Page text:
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Chicken Out's Delicious Success Lies in Its Elegant Simplicity 

click to enlarge A selection of items from Chicken Out: The Cheep & Cheddar, the Chicken Out and the Spicy Chicken Out sandwiches. - MABEL SUEN
  • A selection of items from Chicken Out: The Cheep & Cheddar, the Chicken Out and the Spicy Chicken Out sandwiches.

When Mike Johnson set out to create the perfect chicken sandwich for Chicken Out, he had one driving principle: Make it simple. A plump, tender piece of meat that, when pierced, reveals its juices. Breading that is crunchy enough without taking over and subtly seasoned with a little something special. A fluffy, butter-griddled potato bun that is so soft you want to nuzzle up to it. Duke’s mayonnaise, the creamiest, most flavorful around, and mild dill pickles sliced thick enough to retain their coolness and crunch, even when placed on a searing hot piece of chicken. There’s nothing complicated about any individual component, but when they all come together to form Chicken Out’s signature offering, you’ll think you’re tasting magic.

SEE ALSO: Chicken Out Is Cluckin’ Good [PHOTOS]

It’s no surprise that Johnson was able to capture such chicken-sandwich lightning in a bottle. Since opening Sugarfire’s original Olivette location in 2012, Johnson has seen one success after another — multiple well-performing outlets across the country, too many barbecue awards to count, an outrageously delicious burger joint (Hi-Pointe Drive-In) and a genius takeover of the Boathouse at Forest Park that finally got the underperforming restaurant’s house in order. If anyone was going to find a way to win the current chicken-sandwich craze, Johnson’s the guy.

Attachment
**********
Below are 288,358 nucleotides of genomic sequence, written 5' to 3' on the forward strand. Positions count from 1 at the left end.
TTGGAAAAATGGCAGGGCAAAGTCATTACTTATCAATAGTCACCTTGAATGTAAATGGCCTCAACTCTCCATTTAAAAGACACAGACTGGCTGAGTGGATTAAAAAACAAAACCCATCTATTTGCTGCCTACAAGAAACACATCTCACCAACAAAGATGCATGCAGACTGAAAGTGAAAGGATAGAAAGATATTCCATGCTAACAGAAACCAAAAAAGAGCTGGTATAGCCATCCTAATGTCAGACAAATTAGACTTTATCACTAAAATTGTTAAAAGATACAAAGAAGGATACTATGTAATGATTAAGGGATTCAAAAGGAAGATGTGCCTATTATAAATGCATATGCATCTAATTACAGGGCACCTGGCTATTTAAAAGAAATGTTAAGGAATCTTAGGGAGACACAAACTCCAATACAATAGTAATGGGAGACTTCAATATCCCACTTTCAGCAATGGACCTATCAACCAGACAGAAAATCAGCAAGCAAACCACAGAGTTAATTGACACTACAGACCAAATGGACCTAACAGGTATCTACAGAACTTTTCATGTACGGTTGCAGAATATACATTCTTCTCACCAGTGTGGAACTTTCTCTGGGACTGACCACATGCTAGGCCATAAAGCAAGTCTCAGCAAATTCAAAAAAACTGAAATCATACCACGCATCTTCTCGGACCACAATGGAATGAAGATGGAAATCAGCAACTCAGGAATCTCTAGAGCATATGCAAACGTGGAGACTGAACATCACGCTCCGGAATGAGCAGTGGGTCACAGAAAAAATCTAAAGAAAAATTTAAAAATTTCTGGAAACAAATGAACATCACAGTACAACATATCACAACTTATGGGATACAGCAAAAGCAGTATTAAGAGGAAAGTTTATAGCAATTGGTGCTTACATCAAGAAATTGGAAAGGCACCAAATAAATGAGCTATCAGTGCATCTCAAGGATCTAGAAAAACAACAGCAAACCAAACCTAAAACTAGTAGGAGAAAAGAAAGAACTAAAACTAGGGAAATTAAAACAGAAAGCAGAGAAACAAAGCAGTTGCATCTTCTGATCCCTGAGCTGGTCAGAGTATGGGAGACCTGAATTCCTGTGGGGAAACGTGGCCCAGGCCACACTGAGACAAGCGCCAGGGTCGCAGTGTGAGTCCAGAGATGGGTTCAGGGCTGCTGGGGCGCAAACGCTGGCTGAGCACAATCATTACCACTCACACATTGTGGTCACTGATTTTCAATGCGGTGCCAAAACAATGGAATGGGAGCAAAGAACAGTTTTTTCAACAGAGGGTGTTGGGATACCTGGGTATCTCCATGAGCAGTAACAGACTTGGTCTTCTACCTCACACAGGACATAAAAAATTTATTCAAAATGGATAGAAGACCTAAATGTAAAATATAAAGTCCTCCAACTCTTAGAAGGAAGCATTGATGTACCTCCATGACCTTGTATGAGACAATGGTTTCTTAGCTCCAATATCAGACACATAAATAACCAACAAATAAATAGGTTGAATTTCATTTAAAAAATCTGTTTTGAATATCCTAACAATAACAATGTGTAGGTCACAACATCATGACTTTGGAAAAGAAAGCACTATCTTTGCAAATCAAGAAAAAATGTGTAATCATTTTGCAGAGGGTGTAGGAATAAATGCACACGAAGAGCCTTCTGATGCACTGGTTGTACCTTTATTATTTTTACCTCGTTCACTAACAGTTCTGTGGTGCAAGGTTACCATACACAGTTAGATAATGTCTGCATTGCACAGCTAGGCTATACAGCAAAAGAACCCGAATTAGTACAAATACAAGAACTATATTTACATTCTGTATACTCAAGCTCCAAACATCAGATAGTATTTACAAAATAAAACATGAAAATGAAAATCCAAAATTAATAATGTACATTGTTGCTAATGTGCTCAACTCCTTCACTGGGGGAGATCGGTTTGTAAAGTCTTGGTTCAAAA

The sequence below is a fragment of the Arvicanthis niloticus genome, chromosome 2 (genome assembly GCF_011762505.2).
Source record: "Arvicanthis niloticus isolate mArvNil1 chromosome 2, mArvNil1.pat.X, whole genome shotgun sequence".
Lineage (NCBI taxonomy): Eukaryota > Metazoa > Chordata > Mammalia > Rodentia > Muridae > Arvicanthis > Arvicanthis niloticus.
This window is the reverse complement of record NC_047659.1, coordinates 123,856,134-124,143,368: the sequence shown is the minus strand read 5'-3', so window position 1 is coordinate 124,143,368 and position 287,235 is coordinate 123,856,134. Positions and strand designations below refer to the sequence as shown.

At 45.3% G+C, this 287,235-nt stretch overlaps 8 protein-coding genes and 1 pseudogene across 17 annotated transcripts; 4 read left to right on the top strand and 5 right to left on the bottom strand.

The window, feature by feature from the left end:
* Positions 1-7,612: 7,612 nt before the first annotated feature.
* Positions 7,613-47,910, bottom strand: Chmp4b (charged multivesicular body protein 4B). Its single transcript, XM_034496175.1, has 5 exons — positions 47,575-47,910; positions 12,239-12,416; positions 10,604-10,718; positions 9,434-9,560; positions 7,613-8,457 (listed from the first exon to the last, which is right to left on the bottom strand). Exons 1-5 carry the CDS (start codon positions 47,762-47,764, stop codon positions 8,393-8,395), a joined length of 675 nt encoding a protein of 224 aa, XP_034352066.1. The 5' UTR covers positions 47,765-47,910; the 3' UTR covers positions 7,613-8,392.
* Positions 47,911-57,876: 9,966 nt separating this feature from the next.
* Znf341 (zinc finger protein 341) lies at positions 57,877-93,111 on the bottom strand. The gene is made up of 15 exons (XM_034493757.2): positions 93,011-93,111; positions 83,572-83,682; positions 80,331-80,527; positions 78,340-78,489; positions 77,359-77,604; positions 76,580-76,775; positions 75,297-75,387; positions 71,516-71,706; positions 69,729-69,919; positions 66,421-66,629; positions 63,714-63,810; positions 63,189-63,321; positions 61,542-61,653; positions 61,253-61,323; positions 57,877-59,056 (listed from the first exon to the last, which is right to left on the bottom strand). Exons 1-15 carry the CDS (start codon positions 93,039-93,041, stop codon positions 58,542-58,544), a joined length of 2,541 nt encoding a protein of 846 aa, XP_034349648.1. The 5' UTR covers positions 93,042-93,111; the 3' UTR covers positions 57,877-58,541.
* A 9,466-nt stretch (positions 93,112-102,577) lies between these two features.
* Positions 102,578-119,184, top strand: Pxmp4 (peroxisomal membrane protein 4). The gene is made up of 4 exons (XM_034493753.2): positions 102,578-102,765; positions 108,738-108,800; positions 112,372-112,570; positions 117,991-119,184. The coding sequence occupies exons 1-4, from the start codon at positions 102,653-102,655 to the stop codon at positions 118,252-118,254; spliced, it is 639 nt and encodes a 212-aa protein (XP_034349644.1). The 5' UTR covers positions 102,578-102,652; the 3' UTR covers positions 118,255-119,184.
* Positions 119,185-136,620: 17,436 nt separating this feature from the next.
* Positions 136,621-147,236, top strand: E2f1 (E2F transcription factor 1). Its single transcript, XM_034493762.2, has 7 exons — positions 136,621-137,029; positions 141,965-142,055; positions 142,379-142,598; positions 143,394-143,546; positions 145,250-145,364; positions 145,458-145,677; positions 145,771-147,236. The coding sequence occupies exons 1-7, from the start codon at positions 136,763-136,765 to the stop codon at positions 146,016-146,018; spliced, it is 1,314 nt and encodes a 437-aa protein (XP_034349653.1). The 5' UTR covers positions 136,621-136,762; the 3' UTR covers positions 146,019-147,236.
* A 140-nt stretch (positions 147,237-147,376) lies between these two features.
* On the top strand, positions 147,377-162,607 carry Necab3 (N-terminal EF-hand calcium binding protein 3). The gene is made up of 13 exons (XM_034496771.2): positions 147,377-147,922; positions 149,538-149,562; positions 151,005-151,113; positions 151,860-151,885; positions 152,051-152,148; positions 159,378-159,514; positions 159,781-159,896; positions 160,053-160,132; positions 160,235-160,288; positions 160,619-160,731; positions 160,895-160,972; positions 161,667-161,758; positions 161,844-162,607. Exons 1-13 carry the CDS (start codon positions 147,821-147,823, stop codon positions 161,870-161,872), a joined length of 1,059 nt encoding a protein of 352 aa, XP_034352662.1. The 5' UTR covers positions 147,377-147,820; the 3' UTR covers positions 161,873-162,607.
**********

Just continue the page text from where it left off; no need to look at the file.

Except his plans for Chicken Out predate the current fried-bird trend, or even many of his other successes. For Johnson, a chicken restaurant has always been on the list of things he wanted to do — going back to not long after he launched Sugarfire, and well before he opened Hi-Pointe Drive-In four years ago. In fact, Johnson had originally wanted to turn the old Del Taco that now houses Hi-Pointe into a fried-chicken restaurant, before tabling that idea in favor of burgers. He even had the outlines of his concept drawn out; the restaurant would take inspiration from two prominent eateries: In-N-Out Burger, the West Coast fast-food chain that is near and dear to his heart, and Chick-fil-A, which, politics aside, he admired for the way it dominates the operations side of the business. However, as he watched fried-chicken restaurants pop up around town, he decided that the market was too saturated and figured he should wait until the timing was right.

click to enlarge Partner Ben Hillman, chef and general manager LaRon Richards and partner Mike Johnson. - MABEL SUEN
  • Partner Ben Hillman, chef and general manager LaRon Richards and partner Mike Johnson.

That time came last June when he opened the first location of Chicken Out in the Delmar Loop. Located in the former Piccione Pastry, Johnson transformed the space into a vibrant orange-and-red spectacle that oozes the sort of in-your-face fun his brand has become known for. Whimsical murals — one, of a chicken playing a guitar, reads, “This joint keeps bawkin’ until the moon goes down” — decorate the shotgun space, and yellow, red and white tiles reminiscent of a vintage, pixeled style serve as the backdrop for the fast-casual spot’s order counter. A handful of banquettes and tables round out the small dining room of the restaurant’s flagship (a second location just opened in Kirkwood this month).